BILOXI, Miss. (WLOX) - There’s no doubt that the toxic water along the beach has hurt tourism, but there are plenty of options to draw tourists.
Many of those include clean water for both humans and animals.
“I’m more worried about cuts and scrapes on the beach because of the bad water there with the bacteria in it,” said Anna Marie Malone of Citronella, Alabama.
Officials said that while it’s bad in one aspect, it’s also giving other attractions a chance to showcase themselves.
“They’re forcing guests to look around and go, ‘You know, I’ve made plans, I’ve got my hotel set up, what else is exciting on the Mississippi Gulf Coast?’ ” said Gulf Islands Waterpark General Manager Mark Moore. “And they’re finding a lot of new stuff that they might have missed the first time around.”
Scott Scaruffi of Metairie would have been on the beach if not for the algae.
“There’s plenty of things to still keep yourself occupied and have fun. Tourism shouldn’t be deterred from this area just because you can’t go in the water, because you can still go on the beach," Scaruffi said.
Teressa Clark of Petal is one of those people who changed her plans.
“Well, yeah, we would normally be on the beach, ride on the boat, tubing and skiing, but with the algae and them saying not to get in the water and all, we had to change our plans. So, Gulf Island got us for the day," she said.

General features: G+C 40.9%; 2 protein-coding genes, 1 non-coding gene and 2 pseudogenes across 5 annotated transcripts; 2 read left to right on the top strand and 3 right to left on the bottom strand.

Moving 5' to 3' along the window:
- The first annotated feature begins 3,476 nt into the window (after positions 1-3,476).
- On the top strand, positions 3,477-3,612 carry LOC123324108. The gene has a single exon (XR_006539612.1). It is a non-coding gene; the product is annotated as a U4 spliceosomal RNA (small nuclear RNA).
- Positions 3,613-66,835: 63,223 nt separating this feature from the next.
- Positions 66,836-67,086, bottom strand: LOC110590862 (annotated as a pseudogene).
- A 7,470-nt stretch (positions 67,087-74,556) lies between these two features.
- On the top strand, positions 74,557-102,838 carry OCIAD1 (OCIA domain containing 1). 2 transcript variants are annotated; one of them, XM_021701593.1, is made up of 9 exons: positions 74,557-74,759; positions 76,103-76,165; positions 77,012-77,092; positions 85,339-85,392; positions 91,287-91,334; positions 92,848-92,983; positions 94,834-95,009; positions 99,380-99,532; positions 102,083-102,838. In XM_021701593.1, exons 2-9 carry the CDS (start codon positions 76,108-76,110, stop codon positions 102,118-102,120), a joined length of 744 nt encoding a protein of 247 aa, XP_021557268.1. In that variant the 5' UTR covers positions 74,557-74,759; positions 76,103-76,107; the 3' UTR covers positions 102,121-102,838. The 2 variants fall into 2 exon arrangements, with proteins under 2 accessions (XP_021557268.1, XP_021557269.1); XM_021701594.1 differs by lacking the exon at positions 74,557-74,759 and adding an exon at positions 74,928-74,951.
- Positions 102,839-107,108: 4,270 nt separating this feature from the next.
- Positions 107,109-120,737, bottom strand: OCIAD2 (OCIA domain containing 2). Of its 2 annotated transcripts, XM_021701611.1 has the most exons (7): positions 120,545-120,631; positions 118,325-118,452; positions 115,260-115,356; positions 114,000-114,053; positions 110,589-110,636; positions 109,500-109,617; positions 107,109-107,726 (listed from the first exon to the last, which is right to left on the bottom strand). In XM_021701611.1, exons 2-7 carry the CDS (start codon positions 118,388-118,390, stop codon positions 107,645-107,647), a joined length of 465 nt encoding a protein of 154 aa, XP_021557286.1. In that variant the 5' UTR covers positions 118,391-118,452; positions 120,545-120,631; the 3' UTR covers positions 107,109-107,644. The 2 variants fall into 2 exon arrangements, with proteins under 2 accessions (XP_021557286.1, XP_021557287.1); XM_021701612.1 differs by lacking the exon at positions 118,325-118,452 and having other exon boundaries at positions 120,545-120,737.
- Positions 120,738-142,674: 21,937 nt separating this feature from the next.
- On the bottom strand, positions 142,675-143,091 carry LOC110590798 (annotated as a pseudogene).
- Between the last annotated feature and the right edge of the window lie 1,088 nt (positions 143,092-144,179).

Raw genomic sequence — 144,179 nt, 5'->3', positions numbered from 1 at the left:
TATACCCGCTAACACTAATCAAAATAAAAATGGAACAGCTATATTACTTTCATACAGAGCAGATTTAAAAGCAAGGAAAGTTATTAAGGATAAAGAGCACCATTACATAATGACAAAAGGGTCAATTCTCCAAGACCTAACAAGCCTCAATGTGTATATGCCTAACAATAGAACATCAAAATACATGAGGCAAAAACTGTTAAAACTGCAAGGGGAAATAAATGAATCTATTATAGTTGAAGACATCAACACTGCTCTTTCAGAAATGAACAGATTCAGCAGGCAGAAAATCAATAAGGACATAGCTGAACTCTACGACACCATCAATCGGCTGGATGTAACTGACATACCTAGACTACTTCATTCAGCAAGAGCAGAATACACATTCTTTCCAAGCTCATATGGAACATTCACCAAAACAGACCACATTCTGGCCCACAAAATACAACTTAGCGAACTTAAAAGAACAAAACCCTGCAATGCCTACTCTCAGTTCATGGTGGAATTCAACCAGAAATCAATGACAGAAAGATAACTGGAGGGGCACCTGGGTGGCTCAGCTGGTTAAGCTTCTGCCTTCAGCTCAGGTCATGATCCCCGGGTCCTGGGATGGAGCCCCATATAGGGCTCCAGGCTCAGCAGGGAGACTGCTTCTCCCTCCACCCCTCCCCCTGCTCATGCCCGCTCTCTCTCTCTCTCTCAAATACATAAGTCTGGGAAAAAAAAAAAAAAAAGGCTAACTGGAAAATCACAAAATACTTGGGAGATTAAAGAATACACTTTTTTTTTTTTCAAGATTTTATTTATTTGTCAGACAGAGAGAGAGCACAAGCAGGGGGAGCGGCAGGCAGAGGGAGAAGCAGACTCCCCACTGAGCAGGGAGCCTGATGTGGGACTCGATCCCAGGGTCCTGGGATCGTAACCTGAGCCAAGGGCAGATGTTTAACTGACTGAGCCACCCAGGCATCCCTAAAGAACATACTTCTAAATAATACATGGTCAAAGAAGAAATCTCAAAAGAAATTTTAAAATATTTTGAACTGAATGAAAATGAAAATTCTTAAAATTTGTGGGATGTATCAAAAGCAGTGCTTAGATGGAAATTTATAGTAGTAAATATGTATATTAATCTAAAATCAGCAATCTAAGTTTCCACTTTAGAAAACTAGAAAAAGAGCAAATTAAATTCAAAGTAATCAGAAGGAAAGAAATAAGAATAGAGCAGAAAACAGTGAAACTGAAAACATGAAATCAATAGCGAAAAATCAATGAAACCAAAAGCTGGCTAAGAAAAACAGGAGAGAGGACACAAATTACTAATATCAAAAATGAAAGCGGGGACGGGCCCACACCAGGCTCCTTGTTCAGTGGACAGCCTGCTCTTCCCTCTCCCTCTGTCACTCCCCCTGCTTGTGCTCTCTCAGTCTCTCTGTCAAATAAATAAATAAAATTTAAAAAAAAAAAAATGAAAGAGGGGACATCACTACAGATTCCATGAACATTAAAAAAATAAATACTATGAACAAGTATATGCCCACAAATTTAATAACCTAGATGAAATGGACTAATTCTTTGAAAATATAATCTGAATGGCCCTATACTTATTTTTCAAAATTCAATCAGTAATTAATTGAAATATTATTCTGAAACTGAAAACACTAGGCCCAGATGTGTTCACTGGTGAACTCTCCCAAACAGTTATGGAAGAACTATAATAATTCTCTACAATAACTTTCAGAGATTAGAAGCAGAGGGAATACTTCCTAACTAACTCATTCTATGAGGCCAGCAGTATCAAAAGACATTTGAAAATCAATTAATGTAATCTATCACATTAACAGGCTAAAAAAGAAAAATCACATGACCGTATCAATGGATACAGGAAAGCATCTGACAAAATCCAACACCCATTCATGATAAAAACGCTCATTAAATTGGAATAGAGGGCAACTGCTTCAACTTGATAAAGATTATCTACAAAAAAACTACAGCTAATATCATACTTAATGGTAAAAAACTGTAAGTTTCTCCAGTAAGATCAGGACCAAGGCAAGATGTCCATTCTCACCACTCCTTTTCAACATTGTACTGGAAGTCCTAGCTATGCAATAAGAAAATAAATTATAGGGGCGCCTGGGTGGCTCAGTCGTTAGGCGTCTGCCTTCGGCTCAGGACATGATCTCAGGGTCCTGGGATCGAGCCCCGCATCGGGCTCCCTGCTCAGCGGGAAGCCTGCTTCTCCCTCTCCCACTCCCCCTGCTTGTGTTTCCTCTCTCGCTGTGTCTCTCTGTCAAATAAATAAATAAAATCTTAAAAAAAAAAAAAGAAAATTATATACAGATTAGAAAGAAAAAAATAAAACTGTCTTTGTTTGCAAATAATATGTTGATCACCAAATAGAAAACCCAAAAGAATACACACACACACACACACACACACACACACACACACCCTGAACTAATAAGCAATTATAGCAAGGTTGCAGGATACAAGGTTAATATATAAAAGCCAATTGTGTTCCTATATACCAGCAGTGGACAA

The Institute for Marine Mammal Studies has seen an uptick of curious visitors during this time as well.
“It’s a better, safe environment,” said Moby Solangi, IMMS Director. “I think people were concerned. They were making phone calls to look for alternate things to do, and we fit right in.”
“I like good water and clean beach,” said Shiara Lebron of Gulfport. “It’s a better option with the dolphins.”
Beth Latour of New Orleans knew ahead of time what the problems were with waters in the Sound and planned accordingly.
“We go and sit out on the beach,” she said. “I'm not a beach person, so to say, but this beats going to the beach any day.”
Even the grandkids approved.
“I like to come here because you get to see the animals up close,” said Katherine Courville of Kinder, Louisiana. “And it’s better to see the animals up close than just to see their fins sticking up in the water.”
The Mississippi Department of Environmental Quality continues to monitor water conditions to know when the Sound is safe for swimming once again.